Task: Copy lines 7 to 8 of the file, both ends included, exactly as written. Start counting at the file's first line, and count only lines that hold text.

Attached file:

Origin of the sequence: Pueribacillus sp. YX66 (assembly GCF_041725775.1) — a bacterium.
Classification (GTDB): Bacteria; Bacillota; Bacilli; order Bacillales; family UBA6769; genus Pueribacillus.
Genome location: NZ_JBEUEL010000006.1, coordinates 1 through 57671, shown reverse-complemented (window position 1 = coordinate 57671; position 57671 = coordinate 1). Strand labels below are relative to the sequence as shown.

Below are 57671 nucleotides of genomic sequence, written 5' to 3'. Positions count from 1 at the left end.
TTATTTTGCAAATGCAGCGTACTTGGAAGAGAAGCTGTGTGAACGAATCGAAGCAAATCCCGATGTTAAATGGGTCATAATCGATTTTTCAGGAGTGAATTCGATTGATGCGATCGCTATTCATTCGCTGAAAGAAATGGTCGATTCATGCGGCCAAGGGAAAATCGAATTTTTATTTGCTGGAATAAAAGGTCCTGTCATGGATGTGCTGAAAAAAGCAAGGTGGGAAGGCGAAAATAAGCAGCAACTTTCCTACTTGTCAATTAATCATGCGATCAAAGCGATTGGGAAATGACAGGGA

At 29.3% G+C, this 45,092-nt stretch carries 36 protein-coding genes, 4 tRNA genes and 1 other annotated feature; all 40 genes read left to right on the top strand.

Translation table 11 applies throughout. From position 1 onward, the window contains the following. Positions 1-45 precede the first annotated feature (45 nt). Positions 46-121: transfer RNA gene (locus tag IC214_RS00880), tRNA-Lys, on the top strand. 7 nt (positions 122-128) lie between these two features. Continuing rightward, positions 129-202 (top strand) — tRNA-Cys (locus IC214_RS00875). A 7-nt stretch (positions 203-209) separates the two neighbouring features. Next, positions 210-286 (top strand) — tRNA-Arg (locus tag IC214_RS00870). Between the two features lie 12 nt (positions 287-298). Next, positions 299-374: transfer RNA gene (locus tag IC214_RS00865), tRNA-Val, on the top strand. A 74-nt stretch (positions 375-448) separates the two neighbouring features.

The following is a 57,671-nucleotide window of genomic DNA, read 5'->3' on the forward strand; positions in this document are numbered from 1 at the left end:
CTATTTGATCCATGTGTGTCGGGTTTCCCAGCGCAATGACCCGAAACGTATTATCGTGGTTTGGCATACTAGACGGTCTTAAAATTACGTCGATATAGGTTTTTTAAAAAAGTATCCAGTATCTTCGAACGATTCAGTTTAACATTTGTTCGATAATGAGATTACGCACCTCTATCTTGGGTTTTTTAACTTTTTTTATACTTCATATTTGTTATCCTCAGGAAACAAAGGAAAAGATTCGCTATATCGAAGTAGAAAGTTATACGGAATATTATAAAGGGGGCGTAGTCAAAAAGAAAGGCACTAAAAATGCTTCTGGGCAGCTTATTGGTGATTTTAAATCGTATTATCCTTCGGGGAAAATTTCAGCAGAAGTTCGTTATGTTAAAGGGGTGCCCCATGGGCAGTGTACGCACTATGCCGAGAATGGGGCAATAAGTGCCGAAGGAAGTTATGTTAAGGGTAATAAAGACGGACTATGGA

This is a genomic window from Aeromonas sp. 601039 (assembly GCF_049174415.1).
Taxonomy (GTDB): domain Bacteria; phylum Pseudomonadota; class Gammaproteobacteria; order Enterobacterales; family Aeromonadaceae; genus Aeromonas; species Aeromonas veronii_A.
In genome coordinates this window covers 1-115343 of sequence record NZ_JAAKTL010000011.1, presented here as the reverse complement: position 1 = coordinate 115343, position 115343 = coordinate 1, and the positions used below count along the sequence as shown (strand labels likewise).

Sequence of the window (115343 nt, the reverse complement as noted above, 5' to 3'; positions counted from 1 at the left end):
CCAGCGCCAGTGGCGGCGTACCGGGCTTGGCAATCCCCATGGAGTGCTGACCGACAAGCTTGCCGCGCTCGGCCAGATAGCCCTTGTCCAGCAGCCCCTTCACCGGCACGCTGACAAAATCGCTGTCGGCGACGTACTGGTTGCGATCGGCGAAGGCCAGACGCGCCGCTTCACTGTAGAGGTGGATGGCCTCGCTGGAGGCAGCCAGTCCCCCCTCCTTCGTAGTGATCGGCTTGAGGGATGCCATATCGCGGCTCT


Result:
Translation table 11 applies throughout. From position 1 onward, the window contains the following. Positions 1-45 precede the first annotated feature (45 nt). Positions 46-121: transfer RNA gene (locus tag IC214_RS00880), tRNA-Lys, on the top strand. 7 nt (positions 122-128) lie between these two features. Continuing rightward, positions 129-202 (top strand) — tRNA-Cys (locus IC214_RS00875). A 7-nt stretch (positions 203-209) separates the two neighbouring features. Next, positions 210-286 (top strand) — tRNA-Arg (locus tag IC214_RS00870). Between the two features lie 12 nt (positions 287-298). Next, positions 299-374: transfer RNA gene (locus tag IC214_RS00865), tRNA-Val, on the top strand. A 74-nt stretch (positions 375-448) separates the two neighbouring features.

The following is a 57,671-nucleotide window of genomic DNA, read 5'->3' on the forward strand; positions in this document are numbered from 1 at the left end: